fbpx

Download free GDPR compliance checklist!

Tag Archives for " marketing "

Facebook allows pseudo-science ads target cancer patients

Being targeted by those who traffic in false promises feels like a “slap in the face”.

Pseudoscience companies tap directly into their fears and isolation, offering a sense of control, while claiming their products can end our pain. They exploit emotions to offer phony alternatives.

Source: Opinion | I Have Cancer. Now My Facebook Feed Is Full of ‘Alternative Care’ Ads. – The New York Times

Apple declined to implement 16 Web APIs in Safari due to privacy concerns

Apple said this week that it declined to implement 16 new web technologies (Web APIs) in Safari because they posed a threat to user privacy by opening new avenues for user fingerprinting.

Apple claims that the 16 Web APIs above would allow online advertisers and data analytics firms to create scripts that fingerprint users and their devices.

Source: Apple declined to implement 16 Web APIs in Safari due to privacy concerns | ZDNet

European Parliament calls to ban micro-targeted ads

European Parliament recently called on a ban on micro-targeted ads. Such a decision made by a democratically elected body is somewhat unprecedented.

Micro-targeting allows advertisers to use platform profiling to reach the “right” audience. For example targeting content based on traits such as: Male/Female, age, the location (i.e. based in Brussels), or preferences (i.e.  “likes yoghurt”), so on so on.

Source: European Parliament calls to ban micro-targeted ads. Now what?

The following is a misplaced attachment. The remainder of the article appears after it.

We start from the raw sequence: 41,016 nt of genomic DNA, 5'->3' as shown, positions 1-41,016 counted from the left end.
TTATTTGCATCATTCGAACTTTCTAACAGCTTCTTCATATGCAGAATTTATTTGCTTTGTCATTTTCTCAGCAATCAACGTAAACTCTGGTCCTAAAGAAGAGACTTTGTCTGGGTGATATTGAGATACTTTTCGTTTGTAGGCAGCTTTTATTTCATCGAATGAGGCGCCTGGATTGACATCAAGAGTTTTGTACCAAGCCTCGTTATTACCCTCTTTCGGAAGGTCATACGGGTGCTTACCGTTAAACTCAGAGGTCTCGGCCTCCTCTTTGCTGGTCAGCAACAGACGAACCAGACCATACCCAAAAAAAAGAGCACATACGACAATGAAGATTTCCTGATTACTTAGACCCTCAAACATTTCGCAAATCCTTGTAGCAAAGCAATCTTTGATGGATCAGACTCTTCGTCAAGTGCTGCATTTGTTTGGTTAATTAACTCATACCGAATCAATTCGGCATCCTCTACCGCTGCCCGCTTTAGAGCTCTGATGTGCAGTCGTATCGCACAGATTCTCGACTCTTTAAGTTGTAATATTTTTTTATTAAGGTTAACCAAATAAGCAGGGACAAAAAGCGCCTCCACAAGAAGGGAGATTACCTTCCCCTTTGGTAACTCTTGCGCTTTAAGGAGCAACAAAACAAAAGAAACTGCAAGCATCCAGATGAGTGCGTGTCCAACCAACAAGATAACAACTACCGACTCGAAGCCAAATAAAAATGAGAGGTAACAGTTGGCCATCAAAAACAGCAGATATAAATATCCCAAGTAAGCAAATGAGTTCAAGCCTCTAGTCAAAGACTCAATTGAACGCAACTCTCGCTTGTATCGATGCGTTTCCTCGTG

UK launches new fake ad alert system to target online fraud

Fraudulent online advertising is being targeted via a new reporting system created by UK authorities.

The UK Scam Ad Alert, launched by The Advertising Standards Authority (ASA) and the Internet Advertising Bureau (IAB) allows people to report scam ads appearing in paid-for-spaces online to the ASA, who will then circulate details of the ads, remove them and suspend the advertiser’s account where possible.

Source: #Privacy: UK launches new fake ad alert system to target online fraud – PrivSec Report

Belgian Data Protection Authority Imposes Fine on Non-Profit Organization for Unlawful Direct Marketing Practices

On May 29, 2020, the Litigation Chamber of the Belgian Data Protection Authority  imposed a fine of €1,000 on a non-profit organization.

The decision followed a complaint filed by an individual who continued to receive promotional materials from the organization after he had objected to the processing of his contact details for direct marketing purposes and had requested that the organization erase his data from its database.

Source: Belgian Data Protection Authority Imposes Fine on Non-Profit Organization for Unlawful Direct Marketing Practices

Report Reveals Consumers Want Contextually Relevant Ads, Yet Remain Cautious About Privacy

Two years since the enactment of the General Data Protection Regulation (GDPR), data privacy remains a key concern for a significant 94% of consumers. Alongside this, whilst 33% of consumers remain unaware of data privacy regulations, such as the GDPR, nearly nine in ten (87%) of consumers now understand their browsing data will be used for advertising purposes.